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The evolution of BFR

Following six years of dedicated testing, research and refinement, Hytro was born. Our innovative technology was patented in 2020, but here is where it started.

Man adjusting strap on his Hytro BFR Tee

The Beginning (1966-95)

Sometimes the greatest of ideas come from the least likely of places. That was certainly the case with BFR, discovered in Japan in 1966 by Dr. Yoshiaki Sato. Sato noticed the transformative power of BFR while attending a Buddhist festival, for which he was required to kneel for long periods. With the pressure in his legs building, Sato found the kneeling position becoming increasingly uncomfortable. In an attempt to relieve the pain, he massaged his aching legs. The change was instant. Sato noted that the ‘pump’ he felt was similar to that of an intense workout. This, he hypothesized, was due to the reduction in blood flow in his lower limbs while he was kneeling. Intrigued, he vowed to research the effect further.

Initially called Kaatsu, Sato decided to develop a product to achieve the effect of blood flow restriction. He tried out ropes, bands and even bicycle tubes, testing them on himself before once again refining his product until he had produced an effective protocol.

It wasn’t until 1994 that Sato applied for his first patent. Within twelve months, academic study on BFR Training had begun at the University of Toronto. Since then, more than a thousand academic papers have been published on the topic.

The Initial Growth (1995-2013)

As news of BFR spread, gym-goers and trainers tried out the new training technique for themselves – with varying degrees of success. With knowledge still low and safety protocol minimal, many attempted to restrict blood flow with whatever they could lay their hands on. Elastic bands, scarves and even socks were used, wrapped tightly around the working limb in the hope of producing the same pump that Dr. Sato felt all of those years ago.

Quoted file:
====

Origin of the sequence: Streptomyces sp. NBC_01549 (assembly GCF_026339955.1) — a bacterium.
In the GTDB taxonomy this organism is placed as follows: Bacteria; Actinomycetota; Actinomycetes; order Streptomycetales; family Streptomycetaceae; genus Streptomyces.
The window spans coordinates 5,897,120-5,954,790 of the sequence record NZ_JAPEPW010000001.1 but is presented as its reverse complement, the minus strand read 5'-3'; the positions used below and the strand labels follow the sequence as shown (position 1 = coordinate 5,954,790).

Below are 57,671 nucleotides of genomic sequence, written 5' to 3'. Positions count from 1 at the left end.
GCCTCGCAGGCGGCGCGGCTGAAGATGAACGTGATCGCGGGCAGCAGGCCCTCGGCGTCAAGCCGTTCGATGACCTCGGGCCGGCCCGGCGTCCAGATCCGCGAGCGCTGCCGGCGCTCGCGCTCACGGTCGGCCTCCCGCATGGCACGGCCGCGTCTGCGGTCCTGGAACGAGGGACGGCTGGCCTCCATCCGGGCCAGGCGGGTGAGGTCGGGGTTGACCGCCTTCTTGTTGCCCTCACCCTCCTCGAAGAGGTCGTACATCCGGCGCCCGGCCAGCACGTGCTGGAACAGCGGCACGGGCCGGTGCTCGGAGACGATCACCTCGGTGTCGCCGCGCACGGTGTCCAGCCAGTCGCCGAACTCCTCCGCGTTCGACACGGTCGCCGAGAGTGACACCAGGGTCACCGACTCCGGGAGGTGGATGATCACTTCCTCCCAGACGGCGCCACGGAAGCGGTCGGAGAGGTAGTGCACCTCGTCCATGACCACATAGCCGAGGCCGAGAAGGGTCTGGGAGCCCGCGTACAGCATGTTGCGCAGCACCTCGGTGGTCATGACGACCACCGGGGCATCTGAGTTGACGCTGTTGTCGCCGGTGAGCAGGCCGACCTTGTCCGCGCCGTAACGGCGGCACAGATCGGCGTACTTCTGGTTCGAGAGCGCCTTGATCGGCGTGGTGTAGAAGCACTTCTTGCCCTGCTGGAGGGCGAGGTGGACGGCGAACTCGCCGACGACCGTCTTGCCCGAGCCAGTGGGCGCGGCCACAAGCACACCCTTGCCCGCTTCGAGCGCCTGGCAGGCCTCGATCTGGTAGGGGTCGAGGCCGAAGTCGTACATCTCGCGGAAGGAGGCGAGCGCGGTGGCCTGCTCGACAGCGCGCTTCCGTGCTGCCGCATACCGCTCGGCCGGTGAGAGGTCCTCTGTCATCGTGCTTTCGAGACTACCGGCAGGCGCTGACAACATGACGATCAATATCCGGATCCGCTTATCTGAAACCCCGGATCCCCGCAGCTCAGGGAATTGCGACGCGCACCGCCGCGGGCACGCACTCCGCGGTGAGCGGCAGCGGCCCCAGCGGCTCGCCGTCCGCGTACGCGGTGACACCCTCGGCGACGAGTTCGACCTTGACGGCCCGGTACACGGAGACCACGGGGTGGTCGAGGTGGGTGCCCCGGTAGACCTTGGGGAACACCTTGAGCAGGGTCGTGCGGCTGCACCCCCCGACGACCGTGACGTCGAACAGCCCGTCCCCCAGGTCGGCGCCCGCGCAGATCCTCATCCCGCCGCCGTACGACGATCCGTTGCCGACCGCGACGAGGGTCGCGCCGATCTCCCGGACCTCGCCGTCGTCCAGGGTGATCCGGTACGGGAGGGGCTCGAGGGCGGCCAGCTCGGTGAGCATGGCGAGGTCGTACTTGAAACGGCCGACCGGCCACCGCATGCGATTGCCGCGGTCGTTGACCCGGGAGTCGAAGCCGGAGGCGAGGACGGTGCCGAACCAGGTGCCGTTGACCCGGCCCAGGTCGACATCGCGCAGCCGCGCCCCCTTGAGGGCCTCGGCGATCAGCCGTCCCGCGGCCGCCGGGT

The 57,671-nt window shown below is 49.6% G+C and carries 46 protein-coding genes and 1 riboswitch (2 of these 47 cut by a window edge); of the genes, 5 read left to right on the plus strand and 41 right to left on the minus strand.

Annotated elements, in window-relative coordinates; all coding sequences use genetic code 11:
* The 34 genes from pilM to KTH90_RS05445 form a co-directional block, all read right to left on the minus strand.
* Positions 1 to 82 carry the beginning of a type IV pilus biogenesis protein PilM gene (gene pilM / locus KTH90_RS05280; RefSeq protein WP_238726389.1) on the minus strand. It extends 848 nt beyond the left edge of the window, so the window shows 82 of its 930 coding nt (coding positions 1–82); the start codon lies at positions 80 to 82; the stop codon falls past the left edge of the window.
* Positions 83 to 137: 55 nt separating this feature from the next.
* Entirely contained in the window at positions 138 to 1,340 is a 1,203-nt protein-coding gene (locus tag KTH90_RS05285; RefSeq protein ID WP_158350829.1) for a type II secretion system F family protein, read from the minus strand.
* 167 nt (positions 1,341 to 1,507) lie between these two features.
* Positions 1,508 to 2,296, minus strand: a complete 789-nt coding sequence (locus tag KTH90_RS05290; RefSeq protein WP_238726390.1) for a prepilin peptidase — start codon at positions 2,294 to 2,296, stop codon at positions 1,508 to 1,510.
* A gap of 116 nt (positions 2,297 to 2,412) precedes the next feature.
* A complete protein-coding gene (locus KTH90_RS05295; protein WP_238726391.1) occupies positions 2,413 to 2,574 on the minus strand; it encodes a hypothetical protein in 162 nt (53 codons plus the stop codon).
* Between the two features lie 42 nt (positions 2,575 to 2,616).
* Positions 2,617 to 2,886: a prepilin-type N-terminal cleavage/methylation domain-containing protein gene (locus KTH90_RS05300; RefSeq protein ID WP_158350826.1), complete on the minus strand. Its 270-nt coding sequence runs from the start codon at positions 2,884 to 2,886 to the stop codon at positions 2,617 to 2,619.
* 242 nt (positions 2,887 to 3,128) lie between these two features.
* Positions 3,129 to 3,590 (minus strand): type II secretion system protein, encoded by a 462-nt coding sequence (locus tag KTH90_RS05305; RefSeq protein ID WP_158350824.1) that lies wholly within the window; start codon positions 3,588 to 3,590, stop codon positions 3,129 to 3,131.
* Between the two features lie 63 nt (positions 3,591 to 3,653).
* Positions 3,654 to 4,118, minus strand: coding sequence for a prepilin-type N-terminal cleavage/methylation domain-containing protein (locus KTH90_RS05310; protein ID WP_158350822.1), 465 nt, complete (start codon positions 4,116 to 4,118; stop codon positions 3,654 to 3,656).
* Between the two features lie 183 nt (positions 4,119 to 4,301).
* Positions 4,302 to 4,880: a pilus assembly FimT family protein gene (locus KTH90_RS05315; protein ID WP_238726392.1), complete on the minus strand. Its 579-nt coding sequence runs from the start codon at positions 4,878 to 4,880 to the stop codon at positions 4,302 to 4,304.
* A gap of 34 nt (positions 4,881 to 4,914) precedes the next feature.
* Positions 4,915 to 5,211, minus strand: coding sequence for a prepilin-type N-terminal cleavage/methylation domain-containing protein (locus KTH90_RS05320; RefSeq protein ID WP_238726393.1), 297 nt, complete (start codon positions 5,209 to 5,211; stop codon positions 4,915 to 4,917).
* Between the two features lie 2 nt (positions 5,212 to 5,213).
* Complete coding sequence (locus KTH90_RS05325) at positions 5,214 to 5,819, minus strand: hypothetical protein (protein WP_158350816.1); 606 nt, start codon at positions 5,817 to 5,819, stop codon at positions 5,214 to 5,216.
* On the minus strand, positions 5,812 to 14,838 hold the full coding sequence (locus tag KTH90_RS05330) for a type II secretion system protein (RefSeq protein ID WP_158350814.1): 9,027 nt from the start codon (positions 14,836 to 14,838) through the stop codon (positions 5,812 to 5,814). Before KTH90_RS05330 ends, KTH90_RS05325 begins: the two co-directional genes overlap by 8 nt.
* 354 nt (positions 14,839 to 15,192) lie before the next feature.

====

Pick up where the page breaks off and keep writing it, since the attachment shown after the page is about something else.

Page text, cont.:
There’s a reason that Hytro BFR wearables aren’t made of elastic bands. While it is possible to occlude the muscle with most cuffs, few provide comfort and even fewer are considered safe. Early adopters were left with two choices: cheap BFR cuffs or bands that were uncomfortable and scratched the skin, or more expensive pressurised cuffs intended for use by qualified professionals. Those who went with the first option often suffered from the incorrect application of BFR. They struggled to put on their homemade bands which were uncomfortable and scratched the skin, then placed them over the wrong area of the muscle – if they even remembered to pack them in their gym bags. The second option, meanwhile, was inaccessible to most people due to the cost and need for qualified supervision.

“It’s the safety, placement, utility, comfort and positioning that can vary massively and ultimately impact results,” said Hytro founder, Dr. Warren Bradley. “The positioning on the limb is crucial. Pressurised cuffs are a valuable tool in a clinical setting but must be used with qualified supervision, meaning they’re not a realistic option for the vast majority of people. They are cumbersome and time-consuming to apply safely and use, reducing their scope of practice to rehab.”